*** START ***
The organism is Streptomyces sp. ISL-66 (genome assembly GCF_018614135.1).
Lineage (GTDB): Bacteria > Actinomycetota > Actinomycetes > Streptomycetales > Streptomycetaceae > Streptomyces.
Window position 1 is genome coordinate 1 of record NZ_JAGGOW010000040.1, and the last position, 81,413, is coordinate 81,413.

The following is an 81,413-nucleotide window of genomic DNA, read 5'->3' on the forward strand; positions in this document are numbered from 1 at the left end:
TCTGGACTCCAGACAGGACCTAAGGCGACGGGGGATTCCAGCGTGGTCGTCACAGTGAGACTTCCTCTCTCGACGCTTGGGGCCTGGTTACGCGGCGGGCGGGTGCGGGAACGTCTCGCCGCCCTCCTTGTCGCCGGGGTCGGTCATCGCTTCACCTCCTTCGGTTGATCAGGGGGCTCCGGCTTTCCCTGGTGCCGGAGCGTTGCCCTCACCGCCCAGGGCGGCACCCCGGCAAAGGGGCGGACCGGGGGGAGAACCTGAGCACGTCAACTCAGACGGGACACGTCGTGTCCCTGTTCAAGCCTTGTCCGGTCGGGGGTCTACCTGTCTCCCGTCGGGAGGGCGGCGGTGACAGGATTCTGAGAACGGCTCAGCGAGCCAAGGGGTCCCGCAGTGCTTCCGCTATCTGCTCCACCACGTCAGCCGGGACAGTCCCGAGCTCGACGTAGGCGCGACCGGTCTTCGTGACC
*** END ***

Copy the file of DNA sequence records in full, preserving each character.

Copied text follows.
The organism is Streptomyces sp. ISL-66 (genome assembly GCF_018614135.1).
Lineage (GTDB): Bacteria > Actinomycetota > Actinomycetes > Streptomycetales > Streptomycetaceae > Streptomyces.
Window position 1 is genome coordinate 1 of record NZ_JAGGOW010000040.1, and the last position, 81,413, is coordinate 81,413.

The following is an 81,413-nucleotide window of genomic DNA, read 5'->3' on the forward strand; positions in this document are numbered from 1 at the left end:
TCTGGACTCCAGACAGGACCTAAGGCGACGGGGGATTCCAGCGTGGTCGTCACAGTGAGACTTCCTCTCTCGACGCTTGGGGCCTGGTTACGCGGCGGGCGGGTGCGGGAACGTCTCGCCGCCCTCCTTGTCGCCGGGGTCGGTCATCGCTTCACCTCCTTCGGTTGATCAGGGGGCTCCGGCTTTCCCTGGTGCCGGAGCGTTGCCCTCACCGCCCAGGGCGGCACCCCGGCAAAGGGGCGGACCGGGGGGAGAACCTGAGCACGTCAACTCAGACGGGACACGTCGTGTCCCTGTTCAAGCCTTGTCCGGTCGGGGGTCTACCTGTCTCCCGTCGGGAGGGCGGCGGTGACAGGATTCTGAGAACGGCTCAGCGAGCCAAGGGGTCCCGCAGTGCTTCCGCTATCTGCTCCACCACGTCAGCCGGGACAGTCCCGAGCTCGACGTAGGCGCGACCGGTCTTCGTGACC